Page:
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Study: 2.1 billion people worldwide are too fat
As a new study shows, the number of overweight people worldwide has increased dramatically in recent decades. About a third of humanity is too fat. In Germany it is one in two. If you weigh too much, you increase your risk of diseases such as diabetes, cancer or cardiovascular disease.
Share of overweight people worldwide has increased Around a third of people worldwide are too fat. According to a current report, more than half of adults across Germany are overweight, with men particularly affected. Accordingly, 49 percent of women and 64 percent of men in Germany weigh too much. As the researchers report in the journal "The Lancet", "the proportion of overweight people has increased significantly worldwide". In the study funded by the Bill and Melinda Gates Foundation, the scientists compared the data on obesity and obesity from 188 countries from 1980 and 2013.
Germany is among the top ten According to the researchers led by Marie Ng from the Institute for Health Metrics and Evaluation (IHME) at the University of Washington, 2.1 billion people weighed too much in 2013. In 1980 there were still 857 million. The increase cannot be explained by the population growth alone. The proportion of fat people has increased in both developed and developing countries, with more men affected in industrialized nations and more women in poor countries. As the researchers report, more than half of the particularly overweight people live in ten countries. These include the USA, China, India, Russia, Brazil, Mexico, Egypt, Pakistan, Indonesia and Germany. In relation to the population, the two South Sea nations Tonga and Samoa are among the top places for both the men and women of the overweight.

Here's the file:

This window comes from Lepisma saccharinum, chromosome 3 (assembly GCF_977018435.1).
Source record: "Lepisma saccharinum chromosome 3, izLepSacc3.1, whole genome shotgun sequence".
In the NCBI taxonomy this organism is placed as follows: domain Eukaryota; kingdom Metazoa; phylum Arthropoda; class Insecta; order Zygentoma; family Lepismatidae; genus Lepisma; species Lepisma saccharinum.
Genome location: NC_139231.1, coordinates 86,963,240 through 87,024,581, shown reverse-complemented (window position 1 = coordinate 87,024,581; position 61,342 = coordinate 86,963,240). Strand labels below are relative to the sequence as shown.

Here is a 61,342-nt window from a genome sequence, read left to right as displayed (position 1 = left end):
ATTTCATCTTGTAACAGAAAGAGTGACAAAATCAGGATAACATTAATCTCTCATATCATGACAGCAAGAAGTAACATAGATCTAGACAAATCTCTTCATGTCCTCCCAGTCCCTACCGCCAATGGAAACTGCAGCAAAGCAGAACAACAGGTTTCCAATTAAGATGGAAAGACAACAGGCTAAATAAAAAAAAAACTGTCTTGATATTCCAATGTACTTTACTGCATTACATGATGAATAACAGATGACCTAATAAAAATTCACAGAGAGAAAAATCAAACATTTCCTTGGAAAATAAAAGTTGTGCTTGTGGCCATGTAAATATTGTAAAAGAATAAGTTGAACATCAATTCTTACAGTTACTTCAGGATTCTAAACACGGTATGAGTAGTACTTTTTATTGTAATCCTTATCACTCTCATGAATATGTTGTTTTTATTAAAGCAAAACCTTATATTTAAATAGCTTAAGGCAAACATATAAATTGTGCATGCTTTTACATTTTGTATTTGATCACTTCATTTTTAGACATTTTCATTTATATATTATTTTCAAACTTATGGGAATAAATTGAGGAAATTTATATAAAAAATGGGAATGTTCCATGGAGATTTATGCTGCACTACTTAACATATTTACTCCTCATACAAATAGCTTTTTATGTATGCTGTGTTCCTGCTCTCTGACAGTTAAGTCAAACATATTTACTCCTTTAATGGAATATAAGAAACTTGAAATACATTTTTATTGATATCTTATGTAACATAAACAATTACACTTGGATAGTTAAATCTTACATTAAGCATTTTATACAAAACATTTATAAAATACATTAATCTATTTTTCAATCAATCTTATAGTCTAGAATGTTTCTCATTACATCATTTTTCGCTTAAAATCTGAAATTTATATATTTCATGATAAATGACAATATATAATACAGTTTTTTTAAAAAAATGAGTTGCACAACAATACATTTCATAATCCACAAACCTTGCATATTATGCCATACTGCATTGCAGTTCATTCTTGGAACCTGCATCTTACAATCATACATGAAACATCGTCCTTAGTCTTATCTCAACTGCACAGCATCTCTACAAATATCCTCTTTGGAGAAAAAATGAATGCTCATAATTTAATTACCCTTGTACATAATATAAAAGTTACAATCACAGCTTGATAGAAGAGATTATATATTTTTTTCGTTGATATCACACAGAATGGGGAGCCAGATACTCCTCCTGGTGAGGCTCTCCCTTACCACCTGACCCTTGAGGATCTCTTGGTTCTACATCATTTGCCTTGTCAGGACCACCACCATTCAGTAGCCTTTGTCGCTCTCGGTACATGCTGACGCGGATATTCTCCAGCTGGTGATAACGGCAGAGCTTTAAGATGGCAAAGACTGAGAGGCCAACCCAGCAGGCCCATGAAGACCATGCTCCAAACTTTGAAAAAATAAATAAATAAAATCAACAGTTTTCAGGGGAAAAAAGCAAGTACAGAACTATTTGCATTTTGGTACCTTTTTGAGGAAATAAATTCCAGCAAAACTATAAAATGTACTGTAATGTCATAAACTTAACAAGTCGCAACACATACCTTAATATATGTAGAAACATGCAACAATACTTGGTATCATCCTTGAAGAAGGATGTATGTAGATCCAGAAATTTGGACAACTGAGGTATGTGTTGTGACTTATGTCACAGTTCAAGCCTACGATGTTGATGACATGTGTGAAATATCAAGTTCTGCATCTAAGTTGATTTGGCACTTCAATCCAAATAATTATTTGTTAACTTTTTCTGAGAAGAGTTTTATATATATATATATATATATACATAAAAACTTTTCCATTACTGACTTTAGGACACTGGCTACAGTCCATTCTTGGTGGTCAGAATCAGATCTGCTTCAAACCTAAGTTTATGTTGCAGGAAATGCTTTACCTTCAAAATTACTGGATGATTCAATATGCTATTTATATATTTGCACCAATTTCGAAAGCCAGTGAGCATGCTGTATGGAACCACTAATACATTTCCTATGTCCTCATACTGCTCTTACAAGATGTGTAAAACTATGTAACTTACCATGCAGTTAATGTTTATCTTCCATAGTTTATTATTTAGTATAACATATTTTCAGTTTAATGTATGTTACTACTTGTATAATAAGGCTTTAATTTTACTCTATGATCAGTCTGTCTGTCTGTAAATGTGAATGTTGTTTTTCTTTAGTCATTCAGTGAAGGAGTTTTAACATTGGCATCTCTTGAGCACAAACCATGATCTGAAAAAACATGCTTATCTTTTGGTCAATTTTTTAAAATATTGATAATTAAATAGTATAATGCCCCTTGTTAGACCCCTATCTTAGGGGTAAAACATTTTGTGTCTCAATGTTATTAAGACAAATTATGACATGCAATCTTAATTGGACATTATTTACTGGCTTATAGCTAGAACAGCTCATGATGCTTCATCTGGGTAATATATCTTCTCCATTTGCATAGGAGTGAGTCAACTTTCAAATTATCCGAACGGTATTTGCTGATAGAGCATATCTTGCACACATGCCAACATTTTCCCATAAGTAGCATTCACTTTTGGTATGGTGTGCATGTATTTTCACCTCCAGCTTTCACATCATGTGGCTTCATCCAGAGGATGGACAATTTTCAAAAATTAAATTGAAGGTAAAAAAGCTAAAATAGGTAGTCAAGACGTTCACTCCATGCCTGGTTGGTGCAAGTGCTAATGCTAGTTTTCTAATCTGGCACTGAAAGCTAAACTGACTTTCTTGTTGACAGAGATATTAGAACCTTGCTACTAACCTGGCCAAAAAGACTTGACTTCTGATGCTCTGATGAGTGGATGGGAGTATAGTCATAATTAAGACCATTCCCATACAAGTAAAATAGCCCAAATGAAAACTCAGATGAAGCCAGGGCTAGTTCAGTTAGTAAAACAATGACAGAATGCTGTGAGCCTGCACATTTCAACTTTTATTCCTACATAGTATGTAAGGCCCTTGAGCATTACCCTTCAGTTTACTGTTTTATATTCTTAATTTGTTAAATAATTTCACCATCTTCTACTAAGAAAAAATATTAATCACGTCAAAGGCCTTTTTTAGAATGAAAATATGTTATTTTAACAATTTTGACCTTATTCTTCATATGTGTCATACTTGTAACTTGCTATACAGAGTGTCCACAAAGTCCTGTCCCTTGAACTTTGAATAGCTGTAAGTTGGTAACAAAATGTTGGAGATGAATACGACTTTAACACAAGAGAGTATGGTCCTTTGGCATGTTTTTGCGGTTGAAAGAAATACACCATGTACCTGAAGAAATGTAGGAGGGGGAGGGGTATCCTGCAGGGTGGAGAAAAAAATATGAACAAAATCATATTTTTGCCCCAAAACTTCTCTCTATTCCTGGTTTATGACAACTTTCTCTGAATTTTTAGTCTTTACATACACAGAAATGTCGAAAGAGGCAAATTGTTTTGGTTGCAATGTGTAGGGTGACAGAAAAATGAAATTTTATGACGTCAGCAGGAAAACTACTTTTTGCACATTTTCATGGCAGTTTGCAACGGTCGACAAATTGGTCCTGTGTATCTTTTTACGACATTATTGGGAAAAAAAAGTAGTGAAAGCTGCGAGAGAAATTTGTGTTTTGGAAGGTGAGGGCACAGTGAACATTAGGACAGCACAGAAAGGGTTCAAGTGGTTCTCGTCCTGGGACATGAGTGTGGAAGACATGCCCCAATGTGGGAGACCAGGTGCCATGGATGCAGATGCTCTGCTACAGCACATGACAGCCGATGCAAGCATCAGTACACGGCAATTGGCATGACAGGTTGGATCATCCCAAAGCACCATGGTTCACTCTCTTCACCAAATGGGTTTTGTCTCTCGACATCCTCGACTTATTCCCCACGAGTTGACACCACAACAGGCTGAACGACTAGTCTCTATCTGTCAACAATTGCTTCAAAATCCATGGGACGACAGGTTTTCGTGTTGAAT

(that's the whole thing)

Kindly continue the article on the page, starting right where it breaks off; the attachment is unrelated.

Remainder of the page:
Being overweight increases the risk of disease In their study, the scientists used the so-called body mass index (BMI) as a criterion for being overweight. This is derived from the height and weight of a person. The weight in kilograms is divided by the square of the size (meters). Obesity is considered to be overweight if you have a BMI over 25 and a BMI over 30. With increasing weight, the risks for diseases such as diabetes, cancer or cardiovascular diseases such as high blood pressure or heart attack increase. "Obesity is a problem that affects people of all ages and incomes - everywhere," said IHME director Christopher Murray. Most of the 671 million people who have a BMI of 30 or above live in the United States. However, the largest increase in obesity has been in the Middle East in the past three decades, including Egypt, Saudi Arabia and Oman.
A worrying increase in children and adolescents Emmanuela Gakidou of the University of Washington said: "Our data shows a significant and extensive increase in a short period of time." However, it is worrying that more and more children and adolescents are overweight or obese. "We know that childhood obesity has serious health effects, such as cardiovascular disease, diabetes and many forms of cancer," says author Marie Ng. According to the study, about one in five children, adolescents and young adults in Germany are overweight and around every twentieth is even obese. The proportion of Germans with a BMI that is too high is even greater among those over 20 years of age. According to the study, 64 percent of these men and 49 percent of these women in Germany are overweight.
Politics called for action In addition to improper nutrition and insufficient exercise, the causes of obesity and obesity include certain medications, stress, lack of sleep and genetic predispositions. The scientists appeal to politicians to take care of the problems. Klim McPherson of Oxford University, who acknowledges the work of Marie Ng and colleagues in an accompanying commentary on the study, also calls on politicians to do more to combat the growing problem of obesity. In Germany, too, experts would like more government involvement. Since appeals to reason have failed, the German Diabetes Society (DDG), for example, is demanding a sugar-fat tax against obesity. This could also be a suggestion for the food industry to change their recipes and, for example, to use less sugar. (sb)